Sony has finally divulged the first details on its next-generation PlayStation console during a chat with Wired, with system architect Mark Cerny confirming the new system is indeed in the pipeline but will not be released this year.
While that's hardly surprising, Cerny, who also lead architect on the PlayStation 4, was surprisingly forthcoming with a new key details on the new console. For starters, it'll pack some significant horsepower under the hood, including an AMD chip that houses a CPU based on third-gen Ryzen. PS5 (not it's official name, but it probably will be called that) also sports eight cores of the 7 nanometer Zen 2 microchip, and will support 8K resolution.
Graphically, Sony's new powerhouse will support ray tracing and is driven by a custom edition of the Navi line from Radeon.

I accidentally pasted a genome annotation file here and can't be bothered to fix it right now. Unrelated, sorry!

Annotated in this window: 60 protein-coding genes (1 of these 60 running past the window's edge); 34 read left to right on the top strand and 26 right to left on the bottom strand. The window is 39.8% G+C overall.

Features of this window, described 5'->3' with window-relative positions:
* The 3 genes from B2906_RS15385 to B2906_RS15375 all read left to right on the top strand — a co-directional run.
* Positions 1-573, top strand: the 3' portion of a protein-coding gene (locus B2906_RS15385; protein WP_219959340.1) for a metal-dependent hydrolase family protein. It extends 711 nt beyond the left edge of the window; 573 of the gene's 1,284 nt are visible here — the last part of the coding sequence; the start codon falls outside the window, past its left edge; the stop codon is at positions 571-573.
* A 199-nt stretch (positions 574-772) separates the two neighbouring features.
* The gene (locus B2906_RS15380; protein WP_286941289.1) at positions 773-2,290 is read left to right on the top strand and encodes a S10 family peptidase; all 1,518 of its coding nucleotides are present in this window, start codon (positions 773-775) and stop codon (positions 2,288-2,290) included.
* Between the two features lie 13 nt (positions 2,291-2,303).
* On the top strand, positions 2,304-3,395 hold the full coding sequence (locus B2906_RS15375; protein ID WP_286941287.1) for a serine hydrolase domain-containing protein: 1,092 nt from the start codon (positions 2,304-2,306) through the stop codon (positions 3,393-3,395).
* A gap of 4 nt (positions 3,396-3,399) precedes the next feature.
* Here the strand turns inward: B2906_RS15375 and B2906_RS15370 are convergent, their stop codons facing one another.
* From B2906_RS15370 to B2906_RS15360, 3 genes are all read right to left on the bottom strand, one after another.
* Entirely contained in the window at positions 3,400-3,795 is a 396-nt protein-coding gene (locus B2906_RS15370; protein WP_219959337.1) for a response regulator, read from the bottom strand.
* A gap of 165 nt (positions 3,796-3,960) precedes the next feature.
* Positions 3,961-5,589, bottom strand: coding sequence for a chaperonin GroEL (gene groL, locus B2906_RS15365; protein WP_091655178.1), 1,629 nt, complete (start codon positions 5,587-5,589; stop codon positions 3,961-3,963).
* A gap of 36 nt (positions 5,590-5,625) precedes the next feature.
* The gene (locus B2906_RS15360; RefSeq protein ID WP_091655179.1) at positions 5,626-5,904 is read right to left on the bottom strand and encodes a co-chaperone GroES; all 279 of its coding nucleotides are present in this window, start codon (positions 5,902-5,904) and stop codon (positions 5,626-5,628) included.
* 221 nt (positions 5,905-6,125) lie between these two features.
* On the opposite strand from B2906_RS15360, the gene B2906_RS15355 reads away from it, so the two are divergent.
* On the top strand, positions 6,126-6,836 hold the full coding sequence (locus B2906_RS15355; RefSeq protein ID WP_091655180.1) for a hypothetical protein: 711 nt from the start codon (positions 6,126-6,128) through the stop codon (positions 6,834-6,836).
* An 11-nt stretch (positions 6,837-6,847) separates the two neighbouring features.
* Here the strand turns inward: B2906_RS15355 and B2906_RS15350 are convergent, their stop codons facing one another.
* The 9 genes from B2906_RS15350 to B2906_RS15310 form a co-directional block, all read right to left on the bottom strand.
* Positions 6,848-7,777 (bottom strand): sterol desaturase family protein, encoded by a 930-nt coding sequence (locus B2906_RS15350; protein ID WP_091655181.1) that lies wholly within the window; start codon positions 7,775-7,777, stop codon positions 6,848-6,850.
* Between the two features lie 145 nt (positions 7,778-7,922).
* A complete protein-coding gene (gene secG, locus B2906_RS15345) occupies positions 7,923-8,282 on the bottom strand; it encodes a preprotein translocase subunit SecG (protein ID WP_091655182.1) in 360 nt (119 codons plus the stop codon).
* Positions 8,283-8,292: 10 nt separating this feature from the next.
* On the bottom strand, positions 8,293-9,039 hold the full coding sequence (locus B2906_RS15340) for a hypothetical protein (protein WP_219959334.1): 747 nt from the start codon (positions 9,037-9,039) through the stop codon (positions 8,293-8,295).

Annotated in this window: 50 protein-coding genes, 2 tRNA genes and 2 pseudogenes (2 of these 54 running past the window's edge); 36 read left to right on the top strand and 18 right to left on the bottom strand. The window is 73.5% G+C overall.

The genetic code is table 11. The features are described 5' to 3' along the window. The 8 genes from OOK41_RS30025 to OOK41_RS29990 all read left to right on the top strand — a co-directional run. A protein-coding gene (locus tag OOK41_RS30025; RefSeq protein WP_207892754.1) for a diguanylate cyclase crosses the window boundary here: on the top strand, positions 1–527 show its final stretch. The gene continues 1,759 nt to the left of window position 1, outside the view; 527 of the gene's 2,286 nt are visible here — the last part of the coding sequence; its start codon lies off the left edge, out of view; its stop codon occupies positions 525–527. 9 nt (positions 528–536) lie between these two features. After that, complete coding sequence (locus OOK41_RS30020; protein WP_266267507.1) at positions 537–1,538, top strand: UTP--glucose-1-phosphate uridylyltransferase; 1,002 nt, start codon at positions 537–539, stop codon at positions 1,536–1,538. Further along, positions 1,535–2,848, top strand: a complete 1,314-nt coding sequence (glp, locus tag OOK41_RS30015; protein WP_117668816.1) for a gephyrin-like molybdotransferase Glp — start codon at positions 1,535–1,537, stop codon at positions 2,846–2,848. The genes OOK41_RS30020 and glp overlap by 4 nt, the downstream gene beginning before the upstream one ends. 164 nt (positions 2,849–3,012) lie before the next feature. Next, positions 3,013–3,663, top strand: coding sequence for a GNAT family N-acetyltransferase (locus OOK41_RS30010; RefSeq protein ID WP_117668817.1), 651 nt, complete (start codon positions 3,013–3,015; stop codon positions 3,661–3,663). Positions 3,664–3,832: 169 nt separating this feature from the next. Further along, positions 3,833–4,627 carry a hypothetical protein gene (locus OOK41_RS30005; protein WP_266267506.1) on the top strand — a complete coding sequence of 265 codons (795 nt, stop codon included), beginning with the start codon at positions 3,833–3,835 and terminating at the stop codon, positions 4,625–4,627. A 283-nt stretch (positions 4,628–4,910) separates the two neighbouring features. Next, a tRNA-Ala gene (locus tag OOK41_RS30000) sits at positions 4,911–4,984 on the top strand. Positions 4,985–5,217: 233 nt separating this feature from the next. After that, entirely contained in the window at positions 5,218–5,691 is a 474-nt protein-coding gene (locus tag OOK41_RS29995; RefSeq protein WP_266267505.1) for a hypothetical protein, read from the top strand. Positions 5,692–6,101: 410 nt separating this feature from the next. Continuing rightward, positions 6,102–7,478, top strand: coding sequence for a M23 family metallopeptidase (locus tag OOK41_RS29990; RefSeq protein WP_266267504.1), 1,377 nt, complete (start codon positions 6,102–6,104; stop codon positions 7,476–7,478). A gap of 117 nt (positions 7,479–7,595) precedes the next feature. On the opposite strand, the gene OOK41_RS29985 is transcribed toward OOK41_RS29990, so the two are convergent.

Cerny arevealed that the new console will still support physical media, so we can safely rule out a download-only machine. It will also be fully compatible with the PlayStation VR, though Cerny wouldn't say if a new version of the virtual reality headset is in the pipeline.
PS5 is going to be backwards compatible with PS4 games, which should please many who were miffed that Sony nixed the feature for its current system. We can also expect a 'gentle' transition between PS4 and PS5, with games released on both systems much like we had during the jump from PS3 to PS4. That, perhaps, is not too surprising.
Finally, Cerny described a major leap for the PS5 in the shape of its hard drive. Developers want to see SSD in Sony's new system, he said, and the format holder is set to feature something ' a little more specialised' for its new hardware.
As for when PS5 is out, Cerny's not saying, but smart money points to a late 2020 release.